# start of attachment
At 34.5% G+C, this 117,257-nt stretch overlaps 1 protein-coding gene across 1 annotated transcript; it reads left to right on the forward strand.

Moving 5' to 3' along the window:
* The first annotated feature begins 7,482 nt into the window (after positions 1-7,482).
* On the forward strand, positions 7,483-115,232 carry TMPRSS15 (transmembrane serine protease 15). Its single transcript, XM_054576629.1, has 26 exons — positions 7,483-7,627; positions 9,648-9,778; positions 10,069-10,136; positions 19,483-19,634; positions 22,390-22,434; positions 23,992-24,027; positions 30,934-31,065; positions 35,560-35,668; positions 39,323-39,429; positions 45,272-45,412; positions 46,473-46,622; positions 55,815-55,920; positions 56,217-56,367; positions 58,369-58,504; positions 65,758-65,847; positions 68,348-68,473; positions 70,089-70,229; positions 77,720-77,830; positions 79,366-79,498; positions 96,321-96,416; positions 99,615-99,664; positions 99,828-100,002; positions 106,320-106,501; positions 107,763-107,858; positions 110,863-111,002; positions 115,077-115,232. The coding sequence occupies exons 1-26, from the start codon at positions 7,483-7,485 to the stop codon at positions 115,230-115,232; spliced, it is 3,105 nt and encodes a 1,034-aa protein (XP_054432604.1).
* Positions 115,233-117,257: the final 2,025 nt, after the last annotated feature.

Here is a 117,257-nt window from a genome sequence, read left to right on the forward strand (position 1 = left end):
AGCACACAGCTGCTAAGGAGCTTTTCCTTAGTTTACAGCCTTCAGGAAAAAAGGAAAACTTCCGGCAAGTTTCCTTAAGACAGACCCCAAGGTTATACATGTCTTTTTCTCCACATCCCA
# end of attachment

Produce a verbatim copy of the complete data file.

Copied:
At 34.5% G+C, this 117,257-nt stretch overlaps 1 protein-coding gene across 1 annotated transcript; it reads left to right on the forward strand.

Moving 5' to 3' along the window:
* The first annotated feature begins 7,482 nt into the window (after positions 1-7,482).
* On the forward strand, positions 7,483-115,232 carry TMPRSS15 (transmembrane serine protease 15). Its single transcript, XM_054576629.1, has 26 exons — positions 7,483-7,627; positions 9,648-9,778; positions 10,069-10,136; positions 19,483-19,634; positions 22,390-22,434; positions 23,992-24,027; positions 30,934-31,065; positions 35,560-35,668; positions 39,323-39,429; positions 45,272-45,412; positions 46,473-46,622; positions 55,815-55,920; positions 56,217-56,367; positions 58,369-58,504; positions 65,758-65,847; positions 68,348-68,473; positions 70,089-70,229; positions 77,720-77,830; positions 79,366-79,498; positions 96,321-96,416; positions 99,615-99,664; positions 99,828-100,002; positions 106,320-106,501; positions 107,763-107,858; positions 110,863-111,002; positions 115,077-115,232. The coding sequence occupies exons 1-26, from the start codon at positions 7,483-7,485 to the stop codon at positions 115,230-115,232; spliced, it is 3,105 nt and encodes a 1,034-aa protein (XP_054432604.1).
* Positions 115,233-117,257: the final 2,025 nt, after the last annotated feature.

Here is a 117,257-nt window from a genome sequence, read left to right on the forward strand (position 1 = left end):
AGCACACAGCTGCTAAGGAGCTTTTCCTTAGTTTACAGCCTTCAGGAAAAAAGGAAAACTTCCGGCAAGTTTCCTTAAGACAGACCCCAAGGTTATACATGTCTTTTTCTCCACATCCCA